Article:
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Friday, May 29, 2020
HomeNewsEconomyNational and State Mortgage Risk Indices Expand, Gain Year-Over-Year

National and State Mortgage Risk Indices Expand, Gain Year-Over-Year

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Mortgage Risk Indices Update for December

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National and State Mortgage Risk Indices are tracked and released by AEI’s International Center on Housing Risk.

The National Mortgage Risk Index, a gauge of housing market risk for Agency purchase loans, gained .55 year-over-year to 12.29% in December. The NMRI gained year-over-year in every month since January 2014, reflecting the impact of Agency purchase loan originations migrating from large banks to nonbanks.

This month’s NMRI has been expanded to include 9.7 million Fannie, Freddie, FHA, and Rural Housing refinance loans dating back to November 2012. AEI’s International Center on Housing Risk introduced two new risk metrics this month, including the NMRI for Agency purchase and refinance loans and the NMRI for Agency refinance loans.

“The addition of nearly 10 million Agency refinance loans to the NMRI is an important milestone, as it brings the risk rated loan total to nearly 18 million loans,” said Edward Pinto, codirector of the International Center on Housing Risk. “In future months we expect to add VA refinances and private (non-Agency) purchase and refinance loans, which are expected to bring the NMRI total to 22 million loans, thereby creating a marketwide National Mortgage Risk Index.”

However, the riskiness of Agency refinance mortgages declined slightly over the past year to 11.18% in December, down 0.19 percentage point. Worth noting, the results exclude VA refinance loans, which are not yet risk rated by the Center. Meanwhile, the NMRI for the composite of Agency purchase and refinance loans (new) came in at 11.81% in December, up 0.22 percentage point from a year earlier. This composite index is trending up more slowly juxtaposed to the index for purchase loans overall, fueled largely by a smaller decline for refinance loans.

The NMRI, which was established post-subprime mortgage crisis to gauge housing market risk, is based on nearly the universe of home purchase and refinance loans with a government guarantee. In December, according to the report, the NMRI data covered roughly 239,000 purchase loans and 182,000 refinance loans. With the addition of these loans, the total number of loans that have been risk rated in the NMRI since December 2012 rose to 17.8 million.

“The data clearly show that first-time buyers have plentiful access to credit,” said Stephen Oliner, codirector of AEI’s International Center on Housing Risk. “Those who assert that credit is tight are ignoring the facts.”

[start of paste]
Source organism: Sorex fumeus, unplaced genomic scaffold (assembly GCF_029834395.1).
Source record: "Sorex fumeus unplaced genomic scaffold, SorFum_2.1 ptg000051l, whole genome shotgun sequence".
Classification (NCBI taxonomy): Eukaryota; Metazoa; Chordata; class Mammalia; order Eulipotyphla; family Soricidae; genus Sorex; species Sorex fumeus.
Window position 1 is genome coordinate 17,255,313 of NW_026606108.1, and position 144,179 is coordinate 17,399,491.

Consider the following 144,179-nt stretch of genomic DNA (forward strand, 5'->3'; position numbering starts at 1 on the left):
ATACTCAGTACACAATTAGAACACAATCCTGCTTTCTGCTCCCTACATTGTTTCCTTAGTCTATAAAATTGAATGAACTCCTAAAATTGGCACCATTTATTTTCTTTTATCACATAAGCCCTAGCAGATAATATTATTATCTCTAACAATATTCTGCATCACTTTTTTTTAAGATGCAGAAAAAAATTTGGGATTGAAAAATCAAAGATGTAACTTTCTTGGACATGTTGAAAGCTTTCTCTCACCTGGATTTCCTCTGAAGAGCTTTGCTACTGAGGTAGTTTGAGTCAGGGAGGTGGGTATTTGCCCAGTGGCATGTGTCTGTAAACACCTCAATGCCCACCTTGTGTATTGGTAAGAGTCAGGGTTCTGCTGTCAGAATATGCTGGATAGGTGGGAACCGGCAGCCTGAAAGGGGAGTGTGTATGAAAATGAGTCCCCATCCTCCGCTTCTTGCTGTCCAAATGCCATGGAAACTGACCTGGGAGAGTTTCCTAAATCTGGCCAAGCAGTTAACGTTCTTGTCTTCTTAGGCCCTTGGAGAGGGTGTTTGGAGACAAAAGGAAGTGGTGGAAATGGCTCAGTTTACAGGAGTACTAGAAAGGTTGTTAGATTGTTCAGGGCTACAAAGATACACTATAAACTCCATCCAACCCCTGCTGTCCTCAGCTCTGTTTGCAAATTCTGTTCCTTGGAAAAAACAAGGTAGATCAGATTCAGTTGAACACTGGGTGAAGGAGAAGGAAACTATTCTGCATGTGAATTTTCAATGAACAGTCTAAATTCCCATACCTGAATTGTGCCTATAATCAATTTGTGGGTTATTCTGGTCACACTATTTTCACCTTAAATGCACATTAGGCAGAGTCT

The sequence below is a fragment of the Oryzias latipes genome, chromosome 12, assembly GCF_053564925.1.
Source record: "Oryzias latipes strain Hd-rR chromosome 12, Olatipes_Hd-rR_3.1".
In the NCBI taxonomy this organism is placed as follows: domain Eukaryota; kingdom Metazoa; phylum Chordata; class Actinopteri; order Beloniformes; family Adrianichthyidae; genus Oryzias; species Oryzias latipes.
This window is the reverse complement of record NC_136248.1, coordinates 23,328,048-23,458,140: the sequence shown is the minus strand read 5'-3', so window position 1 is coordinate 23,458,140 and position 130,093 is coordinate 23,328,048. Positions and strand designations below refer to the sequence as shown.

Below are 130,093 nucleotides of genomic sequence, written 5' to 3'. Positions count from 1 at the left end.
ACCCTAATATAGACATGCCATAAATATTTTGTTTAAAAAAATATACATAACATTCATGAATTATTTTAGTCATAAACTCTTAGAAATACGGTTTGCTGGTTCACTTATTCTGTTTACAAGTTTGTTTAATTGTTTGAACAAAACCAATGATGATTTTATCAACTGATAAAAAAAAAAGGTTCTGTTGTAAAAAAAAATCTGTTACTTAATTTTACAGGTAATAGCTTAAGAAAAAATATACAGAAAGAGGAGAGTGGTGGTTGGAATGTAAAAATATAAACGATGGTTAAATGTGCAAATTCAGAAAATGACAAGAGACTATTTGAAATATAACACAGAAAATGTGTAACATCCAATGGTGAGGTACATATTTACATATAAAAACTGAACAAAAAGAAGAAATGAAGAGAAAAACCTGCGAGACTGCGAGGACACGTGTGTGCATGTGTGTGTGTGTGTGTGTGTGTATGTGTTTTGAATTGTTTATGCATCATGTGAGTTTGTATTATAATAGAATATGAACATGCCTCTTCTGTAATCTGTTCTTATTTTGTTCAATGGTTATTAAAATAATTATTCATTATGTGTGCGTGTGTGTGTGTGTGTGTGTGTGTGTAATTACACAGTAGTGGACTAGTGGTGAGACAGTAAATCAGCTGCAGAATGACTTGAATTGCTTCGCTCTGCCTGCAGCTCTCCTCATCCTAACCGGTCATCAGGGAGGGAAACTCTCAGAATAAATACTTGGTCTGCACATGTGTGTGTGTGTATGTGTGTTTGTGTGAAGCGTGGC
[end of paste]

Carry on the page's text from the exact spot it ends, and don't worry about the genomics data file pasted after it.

Other notable takeaways from the December NMRI include the following (H/T AEI):

• The pace of homebuying remained strong, with purchase loan volume in December up 7% from a year earlier. The overall volume was buoyed by continued robust demand from first-time buyers, driven by looser lending and an improving job market.

• The NMRI for first-time buyers hit 15.76%, just off the series high set in November 2015; the December level is up 0.92 percentage point from a year earlier and is well above the Repeat Primary Homebuyer NMRI of 9.84%.

• Credit standards for first-time home buyers are not tight and getting looser. In December, 70% had down payments less than or equal to 5%, 27% had DTIs greater than the QM limit of 43%, and the median FICO score was 706, a bit below the median for all individuals in the U.S.

• The cut in FHA’s annual insurance premium early this year boosted its purchase loan market share to 29% in December from 23% in March. This increase has come largely at the expense of Fannie Mae and the Rural Housing Service.

• Fueled by historically low mortgage rates and high and growing leverage, a seller’s market has now prevailed for 38 straight months. As a result, the rise in real home prices from the 2012:Q2 trough has far outstripped income growth, crimping affordability.

• The seismic shift in purchase market share from large banks to nonbanks continued in December, boosting overall risk as nonbanks have a much higher MRI. In December, the large bank share was 25%, down from about 60% in November 2012. For FHA loans, the large-bank share in December was even lower – about 15%.

Written by
Staff Writing Group

PPD Business, the economy-reporting arm of People's Pundit Daily, is "making sense of current events." We are a no-holds barred, news reporting pundit of, by, and for the people.

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